Esoctrilihum – Eternity of Shaog

Esoctrilihum – Eternity of Shaog

Black metal is an ever-evolving beast and there are a handful of bands who are consistently pushing the underground of the genre into new territory; generally these bands are one person projects who release music independently or on small labels – for the aesthetic, of course. One such band is France’s Esoctrilihum, who have released four full lengths since 2017 and with Eternity of Shaog – the fifth – the band have pushed themselves once again, a little further out from the underground.

Sole member Asthâghul might be a mysterious figure, but Esoctrilihum gives us a small glimpse into the mind of a person who has been creating an individual space for themselves in the pantheon of black metal that is out there. This is a unique vision and one that stands far apart from much of the “popular” black metal or even the less known acts that exist and that it is the work of one person only, makes it all the more impressive in its complexity and concepts.

Read More »

The Round Up Tapes // Volume XX

Imber Luminis – Same Old Silences

Imber Luminis is one of many projects from Belgian artist Déhà and while his output is incredibly prolific, the work doesn’t seem to suffer so much as become elevated through his preternatural drive to create. Of course, such efforts will sap the energy of the person behind them and so it seems that Imber Luminis, while dwelling somewhere between depressive black metal, atmospheric black metal and doom, deals with feelings of being overwhelmed and of suffering on a more human level. Same Old Silences moves through its horror via two songs that are split into sections, each giving weight and desolation to the next and it’s through these movements that Imber Luminis creates waves of sadness and depression that are so tangible it almost becomes your own.

Read More »

Mizmor // In Conversation

Faith is an intensely personal matter, yet for some, that faith is tested and broken and the subsequent fallout discussed and laid bare for all to see. Portland’s Mizmor is one such instance of faith being a central pillar of a person’s existence before life created ways in which to test and create cracks within that belief. This year’s full-length, Cairn (which was written about here), is the result of many years of searching, thinking and creating from it’s sole recording member, A.L.N., and here we talk about the moments that led up to his belief in God diverging from that of family and friends and the ultimate separation that needed to occur.

I would like to thank A.L.N. for his openness and honesty in discussing difficult subjects and for creating such challenging music that brings about much introspection and catharsis.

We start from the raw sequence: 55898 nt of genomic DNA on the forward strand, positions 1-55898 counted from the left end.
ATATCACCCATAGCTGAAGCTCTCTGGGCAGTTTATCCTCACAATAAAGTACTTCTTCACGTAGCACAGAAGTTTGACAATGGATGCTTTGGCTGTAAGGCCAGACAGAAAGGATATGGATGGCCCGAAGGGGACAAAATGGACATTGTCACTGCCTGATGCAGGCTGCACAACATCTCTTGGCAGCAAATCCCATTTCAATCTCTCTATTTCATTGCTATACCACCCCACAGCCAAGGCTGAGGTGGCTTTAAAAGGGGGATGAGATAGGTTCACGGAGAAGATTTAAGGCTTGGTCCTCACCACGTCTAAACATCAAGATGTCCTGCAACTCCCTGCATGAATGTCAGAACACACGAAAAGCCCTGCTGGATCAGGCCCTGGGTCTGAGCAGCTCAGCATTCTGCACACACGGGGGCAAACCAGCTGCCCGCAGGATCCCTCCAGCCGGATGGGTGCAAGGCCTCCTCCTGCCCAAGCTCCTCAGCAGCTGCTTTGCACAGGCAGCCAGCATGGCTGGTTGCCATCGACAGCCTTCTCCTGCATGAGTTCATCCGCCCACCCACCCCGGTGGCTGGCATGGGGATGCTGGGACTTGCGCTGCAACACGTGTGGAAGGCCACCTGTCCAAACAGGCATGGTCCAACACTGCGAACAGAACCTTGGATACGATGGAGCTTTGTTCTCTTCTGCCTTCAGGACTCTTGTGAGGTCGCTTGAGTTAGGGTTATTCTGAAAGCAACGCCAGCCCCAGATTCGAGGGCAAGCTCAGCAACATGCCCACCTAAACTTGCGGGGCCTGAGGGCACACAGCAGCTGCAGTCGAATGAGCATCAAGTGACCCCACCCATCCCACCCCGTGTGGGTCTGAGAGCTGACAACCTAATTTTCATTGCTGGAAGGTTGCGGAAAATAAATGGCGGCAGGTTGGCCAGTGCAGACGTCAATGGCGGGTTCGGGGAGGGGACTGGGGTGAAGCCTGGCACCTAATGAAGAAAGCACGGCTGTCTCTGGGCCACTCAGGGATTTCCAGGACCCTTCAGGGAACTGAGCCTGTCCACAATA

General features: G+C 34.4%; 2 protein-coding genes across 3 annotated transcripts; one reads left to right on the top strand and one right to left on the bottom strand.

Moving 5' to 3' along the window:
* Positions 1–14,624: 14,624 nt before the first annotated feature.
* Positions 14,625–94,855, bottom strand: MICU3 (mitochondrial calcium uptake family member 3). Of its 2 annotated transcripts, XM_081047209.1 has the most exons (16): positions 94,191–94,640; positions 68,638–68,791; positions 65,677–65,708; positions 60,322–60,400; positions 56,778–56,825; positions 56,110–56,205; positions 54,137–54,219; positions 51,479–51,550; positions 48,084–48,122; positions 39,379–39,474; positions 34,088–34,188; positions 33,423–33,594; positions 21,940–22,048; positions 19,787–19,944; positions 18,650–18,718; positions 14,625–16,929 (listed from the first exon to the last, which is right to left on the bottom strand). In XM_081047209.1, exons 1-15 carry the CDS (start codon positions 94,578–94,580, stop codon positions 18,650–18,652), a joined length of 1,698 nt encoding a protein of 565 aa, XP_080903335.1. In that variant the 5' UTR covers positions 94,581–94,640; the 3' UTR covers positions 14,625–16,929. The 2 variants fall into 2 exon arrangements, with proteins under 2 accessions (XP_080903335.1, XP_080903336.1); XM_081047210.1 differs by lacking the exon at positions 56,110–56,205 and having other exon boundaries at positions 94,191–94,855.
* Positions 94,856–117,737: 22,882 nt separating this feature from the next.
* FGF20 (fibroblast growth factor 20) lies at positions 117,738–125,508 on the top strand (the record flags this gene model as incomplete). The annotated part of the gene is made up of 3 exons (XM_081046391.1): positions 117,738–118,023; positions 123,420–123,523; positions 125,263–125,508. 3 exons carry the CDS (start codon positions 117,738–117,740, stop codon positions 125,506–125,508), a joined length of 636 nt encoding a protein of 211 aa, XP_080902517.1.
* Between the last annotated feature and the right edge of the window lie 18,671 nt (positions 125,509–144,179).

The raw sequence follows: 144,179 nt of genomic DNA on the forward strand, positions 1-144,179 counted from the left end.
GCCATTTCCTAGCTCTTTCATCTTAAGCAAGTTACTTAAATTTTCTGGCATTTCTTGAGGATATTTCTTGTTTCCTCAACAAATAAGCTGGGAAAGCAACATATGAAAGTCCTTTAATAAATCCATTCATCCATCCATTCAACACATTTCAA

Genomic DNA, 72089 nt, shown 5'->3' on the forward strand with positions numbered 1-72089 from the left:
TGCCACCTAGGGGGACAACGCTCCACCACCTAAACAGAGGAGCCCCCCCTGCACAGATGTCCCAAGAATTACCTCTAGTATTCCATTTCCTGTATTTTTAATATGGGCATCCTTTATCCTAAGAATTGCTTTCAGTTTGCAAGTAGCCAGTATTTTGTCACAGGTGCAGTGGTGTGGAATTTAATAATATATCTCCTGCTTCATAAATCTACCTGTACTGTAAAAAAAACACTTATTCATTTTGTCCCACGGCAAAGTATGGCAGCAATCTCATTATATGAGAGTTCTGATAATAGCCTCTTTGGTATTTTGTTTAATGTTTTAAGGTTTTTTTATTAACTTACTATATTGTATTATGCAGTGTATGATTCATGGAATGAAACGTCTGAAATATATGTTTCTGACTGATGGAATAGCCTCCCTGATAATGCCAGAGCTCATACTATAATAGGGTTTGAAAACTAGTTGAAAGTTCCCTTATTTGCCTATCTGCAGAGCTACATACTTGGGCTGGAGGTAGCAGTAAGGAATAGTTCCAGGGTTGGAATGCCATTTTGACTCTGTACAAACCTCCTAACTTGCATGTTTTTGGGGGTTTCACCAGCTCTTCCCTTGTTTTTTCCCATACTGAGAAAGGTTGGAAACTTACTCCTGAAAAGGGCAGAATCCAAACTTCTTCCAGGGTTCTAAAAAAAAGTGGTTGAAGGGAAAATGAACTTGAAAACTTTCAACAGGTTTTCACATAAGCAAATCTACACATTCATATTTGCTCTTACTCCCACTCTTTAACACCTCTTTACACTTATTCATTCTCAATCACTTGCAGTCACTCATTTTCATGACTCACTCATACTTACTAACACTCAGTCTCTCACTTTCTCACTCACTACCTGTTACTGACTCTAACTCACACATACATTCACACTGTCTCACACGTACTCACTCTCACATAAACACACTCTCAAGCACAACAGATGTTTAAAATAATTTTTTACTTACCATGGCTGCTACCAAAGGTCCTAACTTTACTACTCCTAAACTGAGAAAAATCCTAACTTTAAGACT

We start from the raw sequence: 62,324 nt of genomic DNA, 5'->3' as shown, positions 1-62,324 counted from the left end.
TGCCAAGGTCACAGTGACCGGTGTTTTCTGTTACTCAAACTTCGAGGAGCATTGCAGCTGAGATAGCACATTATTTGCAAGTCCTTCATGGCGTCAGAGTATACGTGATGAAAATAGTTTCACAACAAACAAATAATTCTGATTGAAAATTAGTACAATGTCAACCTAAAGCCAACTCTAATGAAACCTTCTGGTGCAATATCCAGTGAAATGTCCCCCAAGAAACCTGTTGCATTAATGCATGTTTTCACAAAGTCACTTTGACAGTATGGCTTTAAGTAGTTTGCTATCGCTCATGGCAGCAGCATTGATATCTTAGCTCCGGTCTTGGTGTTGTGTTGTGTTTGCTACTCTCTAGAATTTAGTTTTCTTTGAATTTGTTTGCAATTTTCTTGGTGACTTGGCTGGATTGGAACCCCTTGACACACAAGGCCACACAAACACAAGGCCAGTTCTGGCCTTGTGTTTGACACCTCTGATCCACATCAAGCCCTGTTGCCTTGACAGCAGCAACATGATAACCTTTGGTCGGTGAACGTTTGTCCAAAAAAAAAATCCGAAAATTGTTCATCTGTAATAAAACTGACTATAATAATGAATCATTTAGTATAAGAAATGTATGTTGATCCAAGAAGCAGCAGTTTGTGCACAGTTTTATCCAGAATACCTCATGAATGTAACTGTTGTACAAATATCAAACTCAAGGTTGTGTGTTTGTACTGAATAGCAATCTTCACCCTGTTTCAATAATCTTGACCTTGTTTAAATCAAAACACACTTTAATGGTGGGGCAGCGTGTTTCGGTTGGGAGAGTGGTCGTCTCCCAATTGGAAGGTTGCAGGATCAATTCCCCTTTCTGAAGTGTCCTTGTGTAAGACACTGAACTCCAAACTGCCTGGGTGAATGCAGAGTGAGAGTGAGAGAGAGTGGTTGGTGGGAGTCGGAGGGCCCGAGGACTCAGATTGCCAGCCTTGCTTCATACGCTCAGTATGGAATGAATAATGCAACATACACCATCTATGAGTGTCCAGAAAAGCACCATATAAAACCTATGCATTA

Faith is a central theme in your music and the path you took to this point is one that is coloured with many intensely personal moments – can you please explain a little about how Mizmor came to be, your reasons for rejecting this idea of a God and your reasons for choosing the name?

I was raised in a Christian family whose practice of Evangelical Christianity (Christian Missionary Alliance denomination, to be precise) was central to our lives and relationships. I was “dedicated” as a baby in the church, went to Sunday school as a kid, and to youth groups as an adolescent. In my early teens I began to reject the faith, seeing it as something my parents subscribed to that I didn’t necessarily believe in. I was interested in exploring other religions, philosophies, and worldviews and also wanted to experiment with “worldly” things forbidden by the church. I pulled away on the inside but was forced to attend church every Sunday until I turned 18. I (obviously) stopped going once I reached that age. However when I was 19 or 20 I had a conversion experience that led me to see Christianity with new eyes and take it on as an adult, for myself, in all seriousness. This was very different than my force-fed experience of Christianity as a younger person. It resulted in an immersion in the scriptures, hours of daily devotional prayer and worship, the compulsion for outreach, and an overall transformation of many of my personal qualities which defined my identity (for good or bad).

Mizmor – Cairn (painted by Mariusz Lewandowski)

Read More »

Mizmor – Cairn

The acceptance or rejection of religion is a process that is personal and can often be fraught with turmoil and fear. For many the acceptance of a God is something that is instilled from a young age – they are brought up with the knowledge that their parents believe and therefore so should they. Some find religion at a later age and use it to overcome hardship, grief or troubling times. Some reject their God during their childhood and some come to the realisation later that God is not the all-powerful being they were led to believe and reject those ideas in favour of a different approach, one that eschews religion and takes a more personalised path to self-discovery. 

For Portland’s מזמור (written as Mizmor) the process of rejection began later in life and for founder and sole recording member A.L.N. that process was one wracked with pain, guilt and the knowledge that God does not have the answers. The struggle between this and what was promised via religion is one that A.L.N. has documented through the blackened doom lens of Mizmor’s music since its inception seven years ago and the process has never felt more real and intimate than it does on Cairn.

Mizmor – Cairn (painted by Mariusz Lewandowski)

Mizmor – Cairn (painted by Mariusz Lewandowski)

Read More »